A typical exchange between me and my two twenty something sons, as they are watching a televised football game, goes something like this;
“What inning is it?”
“They don’t have innings in football, Pops. They are called quarters.”
“I want to get a DNA test done on you two. You can’t be related to me.”
But my ignorance of sports notwithstanding, I have grown to deeply respect and admire Mo Cheeks, fired from his job yesterday as the head coach of the Portland Trail Blazers.
If you have ever raised a teenaged daughter, and I have, you know that there are no more volatile organisms on this planet. One learns to choose words carefully when a 13 year old girl lives under the same roof. At 13, a girl begins experiencing the alluring but garish reality of womanhood that draws her away from the security of the family cocoon created by more cautious and experienced protectors. Comfort and familiarity begin clashing with dreams and desires of what could be.
Mo Cheeks, in a moment that epitomizes grace, presence of mind, kindness and chivalry rescued one of these multi conflicted 13 year girls from potentially one of the most humiliating experiences of her young life. And in so doing, Mo earned the heartfelt gratitude of adult protectors everywhere.
As the brave, young Natalie Gilbert stood before a televised crowd at a Blazer game in 2003, she began to sing the national anthem.
But a living nightmare descended from the rafters of the Rose Garden that night and suffocated into silence the hours of practice that Natalie had endured to prepare for her televised performance in front of 20,000 Blazer fans.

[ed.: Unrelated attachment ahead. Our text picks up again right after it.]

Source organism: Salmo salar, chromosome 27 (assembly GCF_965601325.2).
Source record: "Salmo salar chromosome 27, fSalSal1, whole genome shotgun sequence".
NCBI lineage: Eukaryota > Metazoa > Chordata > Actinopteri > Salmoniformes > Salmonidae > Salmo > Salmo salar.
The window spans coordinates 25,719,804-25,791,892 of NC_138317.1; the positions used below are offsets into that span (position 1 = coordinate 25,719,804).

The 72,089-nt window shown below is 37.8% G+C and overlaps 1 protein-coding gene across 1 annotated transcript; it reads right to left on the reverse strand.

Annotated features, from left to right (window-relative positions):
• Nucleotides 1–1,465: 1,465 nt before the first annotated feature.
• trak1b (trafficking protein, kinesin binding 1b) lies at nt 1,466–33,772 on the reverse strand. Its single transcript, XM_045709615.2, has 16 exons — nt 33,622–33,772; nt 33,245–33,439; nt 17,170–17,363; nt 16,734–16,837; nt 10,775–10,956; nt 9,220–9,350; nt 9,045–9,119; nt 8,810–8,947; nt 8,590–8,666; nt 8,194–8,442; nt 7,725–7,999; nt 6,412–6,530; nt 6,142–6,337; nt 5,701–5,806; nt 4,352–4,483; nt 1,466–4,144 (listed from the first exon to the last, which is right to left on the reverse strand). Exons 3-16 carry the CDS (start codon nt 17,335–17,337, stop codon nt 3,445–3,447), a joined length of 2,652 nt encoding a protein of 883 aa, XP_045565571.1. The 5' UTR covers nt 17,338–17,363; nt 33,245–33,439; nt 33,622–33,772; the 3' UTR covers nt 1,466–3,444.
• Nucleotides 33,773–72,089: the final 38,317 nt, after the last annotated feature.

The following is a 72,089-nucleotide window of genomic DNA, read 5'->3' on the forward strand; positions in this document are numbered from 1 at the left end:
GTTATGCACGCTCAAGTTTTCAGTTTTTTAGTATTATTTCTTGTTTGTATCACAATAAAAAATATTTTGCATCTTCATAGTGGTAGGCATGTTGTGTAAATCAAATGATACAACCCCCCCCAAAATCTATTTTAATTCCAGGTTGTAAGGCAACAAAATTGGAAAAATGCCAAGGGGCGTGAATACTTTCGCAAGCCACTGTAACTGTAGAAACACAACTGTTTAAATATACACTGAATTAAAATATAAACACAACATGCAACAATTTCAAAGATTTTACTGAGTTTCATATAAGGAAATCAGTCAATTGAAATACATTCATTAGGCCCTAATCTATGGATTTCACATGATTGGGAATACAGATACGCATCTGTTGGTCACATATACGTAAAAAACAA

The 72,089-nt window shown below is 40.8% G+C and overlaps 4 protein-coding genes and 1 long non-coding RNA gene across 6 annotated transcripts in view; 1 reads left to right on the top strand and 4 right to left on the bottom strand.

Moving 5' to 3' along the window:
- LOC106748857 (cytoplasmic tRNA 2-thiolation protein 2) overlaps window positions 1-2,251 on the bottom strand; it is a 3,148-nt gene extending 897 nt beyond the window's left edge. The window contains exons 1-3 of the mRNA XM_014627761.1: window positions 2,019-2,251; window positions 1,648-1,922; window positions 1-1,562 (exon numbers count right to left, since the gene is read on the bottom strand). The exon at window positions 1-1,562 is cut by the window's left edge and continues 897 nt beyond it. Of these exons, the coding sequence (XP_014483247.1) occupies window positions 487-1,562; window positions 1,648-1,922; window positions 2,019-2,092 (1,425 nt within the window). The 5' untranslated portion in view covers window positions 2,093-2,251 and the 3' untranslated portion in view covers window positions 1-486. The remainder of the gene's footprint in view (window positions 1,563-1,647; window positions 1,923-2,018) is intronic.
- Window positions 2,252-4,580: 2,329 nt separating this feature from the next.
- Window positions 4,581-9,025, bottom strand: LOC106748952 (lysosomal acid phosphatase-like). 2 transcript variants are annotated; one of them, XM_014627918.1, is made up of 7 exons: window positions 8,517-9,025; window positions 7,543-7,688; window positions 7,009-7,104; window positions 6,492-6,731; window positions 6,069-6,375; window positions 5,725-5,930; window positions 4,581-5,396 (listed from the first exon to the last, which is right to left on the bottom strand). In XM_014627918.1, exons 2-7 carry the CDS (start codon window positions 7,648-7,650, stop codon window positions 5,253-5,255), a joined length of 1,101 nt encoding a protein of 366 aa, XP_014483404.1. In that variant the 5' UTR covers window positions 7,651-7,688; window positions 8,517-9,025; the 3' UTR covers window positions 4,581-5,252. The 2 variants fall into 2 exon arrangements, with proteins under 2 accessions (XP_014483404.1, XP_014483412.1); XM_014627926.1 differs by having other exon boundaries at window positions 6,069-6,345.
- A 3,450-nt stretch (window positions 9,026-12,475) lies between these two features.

She forgot the words.
In how many venues, in how many places and in how many countries would everyone just stare and feel sorry for her?
But not this night in Portland, Oregon.
Out of the silent sea of humanity that stared down at Natalie strode Mo Cheeks. Purposefully, yet gently, he approached the young girl who by now had buried her humiliated face into the microphone. Undoubtedly dying a thousand deaths, she looked up to see the tall, kind man put his arm around her shoulder. With a smile and a comforting arm to support her, Mo turned with Natalie to the awkwardly silent crowd and picked up the song where Natalie left off.
The strength of Mo’s presence flushed out her fear, primed her fibrillating synapses and Natalie began to sing again. Mo Cheeks, because of his instinctive and compassionate presence of mind, saved the dignity of a child that parents throughout America wanted to reach through their television screens and rescue that night.
Moms and Dads everywhere wished this were a world we could safely send our daughters into comforted by the knowledge that a Mo Cheeks would step in to save them whenever the many dangers of life appeared.
I don’t know whether or not firing Mo Cheeks was the right thing to do. I do know that the indignities Mo had to suffer from some of his players boorish behavior must have been exponentially more painful for a Man whose life has been guided and punctuated by the countless acts of grace and dignity Mo Cheeks shows others.
Especially a 13 year old girl named Natalie Gilbert.